Author: golfblogaustralia

Review: Sandhurst Golf Course (North)

Sandhusrt Golf Club is the home of the PGA Australia. It is located in the prestigious sand belt of Melbourne. As you would expect, the golfing complex is amazing, with fantastic practice and teaching areas, and boasts two 18 hole championship courses (Champions and North).

When I was presented with the opportunity to play, I didn’t hesitate! Very fortunately, teaching comes with a wonderful perk – school holidays! One of my former colleagues had recently turned professional and started a traineeship. He plays tournaments regularly and often has the chance to bring along a friend. Finally it was my chance.

With a 7:30 meet, for an 8:00 shotgun start, it was early as I made my way to the course. It was one of those drives through the mist that seemed to promise a magical day. As I got there (way too early – very excited!) the sun was starting to come up over the 9th green. Amazing view, coffee in hand, life is just awesome, right?

The course has a great layout with a real mix of holes. Long and short par fours, threes and fives. There are some holes that do present with great scoring opportunities if you want to be aggressive. But all are well guarded and the price will be paid if you miss in the wrong spots. The fairways are wide in places but demanding in others. All holes feature well placed fairway and green side bunkers. The greens were a real highlight; firm, fast and true.

The course was in immaculate condition. Tees, fairways, greens and bunkers could not be faulted. Well done to the green staff here, what a job.

I really enjoyed the experience. The following would have to be my favourite holes on the day…

The 3rd: A 181 meter par three titled “Wall”. This hole has a fairly straight forward tee shot with plenty of room to miss on the right hand side. The green is large and features gentle undulations that run off the green in some parts. The green is guarded left and also long by a 4 foot stone wall. Missing either direction would be very damaging to your scorecard!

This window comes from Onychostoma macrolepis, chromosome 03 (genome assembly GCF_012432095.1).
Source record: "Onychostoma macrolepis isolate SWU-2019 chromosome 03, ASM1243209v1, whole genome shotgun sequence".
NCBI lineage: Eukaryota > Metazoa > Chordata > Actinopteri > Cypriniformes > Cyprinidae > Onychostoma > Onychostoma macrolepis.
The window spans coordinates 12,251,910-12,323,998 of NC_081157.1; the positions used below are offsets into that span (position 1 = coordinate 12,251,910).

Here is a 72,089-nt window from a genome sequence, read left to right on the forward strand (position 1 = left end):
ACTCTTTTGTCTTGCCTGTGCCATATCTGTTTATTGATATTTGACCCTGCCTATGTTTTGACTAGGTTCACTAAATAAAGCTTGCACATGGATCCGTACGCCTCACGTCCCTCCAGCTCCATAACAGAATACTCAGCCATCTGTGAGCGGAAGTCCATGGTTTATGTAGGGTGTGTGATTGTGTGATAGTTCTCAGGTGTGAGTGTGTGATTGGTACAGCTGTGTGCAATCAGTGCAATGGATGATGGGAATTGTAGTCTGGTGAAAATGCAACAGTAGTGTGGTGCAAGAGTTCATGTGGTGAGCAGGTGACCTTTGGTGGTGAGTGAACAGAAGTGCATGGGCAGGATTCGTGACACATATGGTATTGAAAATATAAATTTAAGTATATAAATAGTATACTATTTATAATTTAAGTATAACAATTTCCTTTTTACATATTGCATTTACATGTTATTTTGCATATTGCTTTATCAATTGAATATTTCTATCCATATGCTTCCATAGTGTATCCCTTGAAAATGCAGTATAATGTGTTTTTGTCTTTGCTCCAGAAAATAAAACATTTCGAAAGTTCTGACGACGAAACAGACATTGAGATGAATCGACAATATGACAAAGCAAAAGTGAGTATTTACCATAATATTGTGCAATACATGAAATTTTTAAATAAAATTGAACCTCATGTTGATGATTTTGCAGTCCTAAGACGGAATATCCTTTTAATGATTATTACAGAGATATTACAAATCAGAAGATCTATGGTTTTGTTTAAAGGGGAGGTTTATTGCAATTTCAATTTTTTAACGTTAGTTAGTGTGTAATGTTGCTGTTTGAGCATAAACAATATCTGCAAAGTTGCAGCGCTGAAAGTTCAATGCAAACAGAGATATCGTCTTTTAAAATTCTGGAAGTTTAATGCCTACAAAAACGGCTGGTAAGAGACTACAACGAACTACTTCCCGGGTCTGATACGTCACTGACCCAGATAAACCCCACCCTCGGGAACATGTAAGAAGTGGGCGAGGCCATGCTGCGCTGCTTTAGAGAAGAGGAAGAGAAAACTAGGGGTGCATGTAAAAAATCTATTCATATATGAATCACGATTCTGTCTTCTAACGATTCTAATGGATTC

Sandhurst Golf Course, The Wall, Sandhurst Golf Course  North,

Sandhurst Golf Course 3rd “The Wall”

The 9th: A long par five at 512 meters. This hole has water running all the way up the left hand side, fairway bunkers that sit right in the middle and a moat that crosses in front of the green. Danger lurks everywhere here! The smart play is to drive well away from the water and fairway bunkers. Consider hitting a shorter club because going at this green for 2 is almost unthinkable (didn’t stop me from trying!). Layup to a comfortable shot and shoot for the center of the green from there.

Sandhurst Golf Course 9th, Bluidy burn, Sandhurst Golf Course North

Sandhurst Golf Course 9th “Bluidy Burn”

The 18th: A longish length par 4 at 392 meters. What a finishing hole. It is again guarded by water down the left. Well positioned bunkers in the fairway make for a demanding drive. The play here is to go long center right to avoid the shorter bunkers. This will leave a tricky approach over the fairway bunkers to a long narrow green. Putting is difficult as the green has some large undulations. A magnificent finishing hole which again rewards the brave. I could just imagine trying to finish a tournament on this demanding hole with the club rooms in the background.

Sandhurst Golf Course 18th, Woe Betide, Sandhurst Golf Course North

Sandhurst Golf Course 18th “Woe Betide”

All in all, a very tough course with some challenging holes which require power, precision and a good short game. What an amazing day and great company. After all, that’s what I love about this great game; the camaraderie amongst the group – the applause of good shots and the slurs for the bad ones. It’s not everyday you get to have a potential pro helping look for your lost ball in the water, rough, trees, moat…!

Luke @ Golf Blog Australia

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Does the Golf Club Shaft Really Effect Your Shots?

Aldila RIP, Fujikura BLUR, Golf Shafts

To all those golfers out there who wonder about their equipment and whether it is right for them.

I have been playing a Taylormade R11 driver for the past few years and I love it. The driver has a standard (stock) Fujikura Blur 60 stiff flex shaft. For quite a while now I’ve been wondering whether this stock shaft really works for my swing. I have a reasonably fast swing and can really move the ball out there at times. Sometimes when driving I can feel the club head lagging or maybe twisting as I transition into my down-swing.  I know this sounds a bit funny, but I felt like some of my good swings were getting more off-line than they should have.